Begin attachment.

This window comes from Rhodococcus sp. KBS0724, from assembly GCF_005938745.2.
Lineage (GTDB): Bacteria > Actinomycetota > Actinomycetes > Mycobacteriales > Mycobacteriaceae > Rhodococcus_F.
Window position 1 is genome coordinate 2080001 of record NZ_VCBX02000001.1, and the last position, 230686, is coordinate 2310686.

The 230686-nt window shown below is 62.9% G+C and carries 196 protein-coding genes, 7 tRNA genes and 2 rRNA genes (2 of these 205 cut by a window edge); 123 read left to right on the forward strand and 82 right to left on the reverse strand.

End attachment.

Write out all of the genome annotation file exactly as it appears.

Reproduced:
This window comes from Rhodococcus sp. KBS0724, from assembly GCF_005938745.2.
Lineage (GTDB): Bacteria > Actinomycetota > Actinomycetes > Mycobacteriales > Mycobacteriaceae > Rhodococcus_F.
Window position 1 is genome coordinate 2080001 of record NZ_VCBX02000001.1, and the last position, 230686, is coordinate 2310686.

The 230686-nt window shown below is 62.9% G+C and carries 196 protein-coding genes, 7 tRNA genes and 2 rRNA genes (2 of these 205 cut by a window edge); 123 read left to right on the forward strand and 82 right to left on the reverse strand.